Trains and the establishment of towns further encouraged westward travel and connected those living in the west with friends and family in the east.  Furthermore, towns and communities were established along rail lines to cater to those traveling on the train and those whose businesses were benefited by close proximity to transportation.  The old wagon trails were still used for local trips, while the better stretches became paved roads and highways.

The Homestead Act and advancements in transportation changed the way the West was settled and how people interacted with the land.  As more settlers moved west, Native Americans were forced from their lands and onto Indian reservations to make way for homesteaders.  Land use changed as large swaths of land were cultivated, and plants and other natural life were destroyed.  In Oregon specifically, the farming, logging, and mining that employed new settlers destroyed salmon run and Indian villages.  While Indians resisted, by the 1880s, Indians had suffered military defeats, disease, broken treaties, and been forced off their lands and onto reservations (see: "Native Americans and the Homestead Act"). 

View of Cow Creek Canyon with homestead visible in the distance.While the vision of the nuclear family traveling across the western United States is popular, under the Homestead Act, single women, or those who had been divorced or widowed were also considered as the head of the family.  The lands west of the Mississippi were areas where women could, and did, challenge more traditional gender roles.  This shift began as soon as the trip across the country began.  While women in more established areas in the east were expected to take care of their family’s domestic work, like cooking, cleaning, and raising children.  As soon as they were on the trail, women expanded their roles to include gathering buffalo chips to use as fuel in cooking, drove teams of oxen pulling wagons, and took care of the sick and injured.  These skills would remain useful in establishing farms on the often remote land they would live on and try to cultivate.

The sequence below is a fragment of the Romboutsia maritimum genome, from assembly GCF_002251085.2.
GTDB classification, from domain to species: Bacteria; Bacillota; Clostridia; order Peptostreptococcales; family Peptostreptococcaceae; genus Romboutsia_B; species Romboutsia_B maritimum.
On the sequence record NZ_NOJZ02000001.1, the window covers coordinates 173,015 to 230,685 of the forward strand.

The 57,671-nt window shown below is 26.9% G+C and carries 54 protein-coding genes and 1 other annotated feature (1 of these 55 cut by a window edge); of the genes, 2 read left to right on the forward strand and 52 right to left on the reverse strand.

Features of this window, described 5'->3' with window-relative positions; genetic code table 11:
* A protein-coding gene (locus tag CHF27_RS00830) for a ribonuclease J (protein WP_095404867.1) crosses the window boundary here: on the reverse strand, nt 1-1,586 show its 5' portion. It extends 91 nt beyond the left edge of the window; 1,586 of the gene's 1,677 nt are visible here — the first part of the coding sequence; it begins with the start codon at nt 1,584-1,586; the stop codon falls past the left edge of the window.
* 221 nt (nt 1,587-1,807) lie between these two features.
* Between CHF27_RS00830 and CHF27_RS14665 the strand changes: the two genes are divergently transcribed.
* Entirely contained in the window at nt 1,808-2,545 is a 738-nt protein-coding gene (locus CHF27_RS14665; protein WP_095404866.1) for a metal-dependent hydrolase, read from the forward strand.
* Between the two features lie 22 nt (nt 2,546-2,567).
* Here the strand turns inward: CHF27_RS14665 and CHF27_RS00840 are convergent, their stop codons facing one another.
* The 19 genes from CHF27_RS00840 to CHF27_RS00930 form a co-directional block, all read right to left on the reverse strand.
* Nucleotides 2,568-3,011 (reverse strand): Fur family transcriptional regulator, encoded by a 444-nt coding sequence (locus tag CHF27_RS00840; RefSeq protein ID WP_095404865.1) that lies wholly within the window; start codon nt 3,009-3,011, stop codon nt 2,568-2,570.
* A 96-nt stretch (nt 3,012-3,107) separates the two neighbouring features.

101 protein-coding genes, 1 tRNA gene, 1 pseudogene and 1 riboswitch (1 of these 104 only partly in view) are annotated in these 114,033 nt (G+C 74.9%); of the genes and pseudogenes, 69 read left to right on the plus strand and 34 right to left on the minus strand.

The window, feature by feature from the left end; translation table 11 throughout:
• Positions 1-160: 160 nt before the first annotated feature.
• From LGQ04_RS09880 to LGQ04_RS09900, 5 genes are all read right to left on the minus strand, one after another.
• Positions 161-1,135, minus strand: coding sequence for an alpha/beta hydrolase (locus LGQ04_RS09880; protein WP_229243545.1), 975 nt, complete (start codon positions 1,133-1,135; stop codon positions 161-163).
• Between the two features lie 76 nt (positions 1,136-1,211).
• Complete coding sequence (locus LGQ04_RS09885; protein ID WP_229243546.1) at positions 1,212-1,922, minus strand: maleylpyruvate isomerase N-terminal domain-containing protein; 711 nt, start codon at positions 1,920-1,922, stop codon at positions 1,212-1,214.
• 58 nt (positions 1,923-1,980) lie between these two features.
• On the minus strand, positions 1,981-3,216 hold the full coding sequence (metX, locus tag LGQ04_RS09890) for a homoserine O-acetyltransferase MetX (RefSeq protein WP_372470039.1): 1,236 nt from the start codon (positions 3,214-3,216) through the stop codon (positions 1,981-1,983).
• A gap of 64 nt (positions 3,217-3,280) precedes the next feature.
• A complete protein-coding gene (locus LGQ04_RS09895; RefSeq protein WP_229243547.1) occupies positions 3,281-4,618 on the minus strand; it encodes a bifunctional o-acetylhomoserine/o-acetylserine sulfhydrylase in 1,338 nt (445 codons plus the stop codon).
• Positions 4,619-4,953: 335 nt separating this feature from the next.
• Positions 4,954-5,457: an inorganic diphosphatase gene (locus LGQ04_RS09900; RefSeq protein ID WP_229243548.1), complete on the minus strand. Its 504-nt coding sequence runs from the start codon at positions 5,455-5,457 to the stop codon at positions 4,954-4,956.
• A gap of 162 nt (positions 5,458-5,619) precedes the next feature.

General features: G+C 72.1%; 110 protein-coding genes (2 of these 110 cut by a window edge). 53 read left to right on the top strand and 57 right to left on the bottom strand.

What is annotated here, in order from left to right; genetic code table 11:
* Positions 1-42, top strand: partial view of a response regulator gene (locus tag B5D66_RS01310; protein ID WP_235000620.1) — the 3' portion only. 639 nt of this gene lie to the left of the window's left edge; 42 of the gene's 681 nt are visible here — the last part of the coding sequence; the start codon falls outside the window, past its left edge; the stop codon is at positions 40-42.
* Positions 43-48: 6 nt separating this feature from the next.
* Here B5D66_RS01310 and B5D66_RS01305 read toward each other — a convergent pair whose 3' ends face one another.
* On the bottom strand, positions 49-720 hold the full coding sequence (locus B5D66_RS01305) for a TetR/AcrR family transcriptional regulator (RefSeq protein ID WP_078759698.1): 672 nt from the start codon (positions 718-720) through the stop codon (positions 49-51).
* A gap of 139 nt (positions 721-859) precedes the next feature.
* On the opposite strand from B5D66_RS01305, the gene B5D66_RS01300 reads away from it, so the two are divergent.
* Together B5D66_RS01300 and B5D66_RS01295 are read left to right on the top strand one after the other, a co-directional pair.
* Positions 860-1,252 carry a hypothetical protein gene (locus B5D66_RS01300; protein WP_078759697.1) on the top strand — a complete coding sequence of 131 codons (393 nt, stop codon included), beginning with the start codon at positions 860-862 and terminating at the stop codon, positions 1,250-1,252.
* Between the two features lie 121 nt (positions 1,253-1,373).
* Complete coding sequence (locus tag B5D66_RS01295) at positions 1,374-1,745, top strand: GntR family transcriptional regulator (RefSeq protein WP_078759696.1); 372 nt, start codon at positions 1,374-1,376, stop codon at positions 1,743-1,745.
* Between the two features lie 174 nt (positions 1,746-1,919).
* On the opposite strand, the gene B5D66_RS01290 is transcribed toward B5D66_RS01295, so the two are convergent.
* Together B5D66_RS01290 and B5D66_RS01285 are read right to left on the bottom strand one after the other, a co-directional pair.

The opportunities for women to pursue education in the west would have also been a boon to the population.  While the Milam Act did not specifically mention women, the 1862 Act encouraged the western states to establish new colleges to support agricultural education, many of which were more accepting than the older, private schools in the east.  In fact, Oregon State was one of the first public schools to promote coeducation.  A decade after the act was passed, the western US had 67 of the nation's 97 coed schools (see: "Women Traveling West").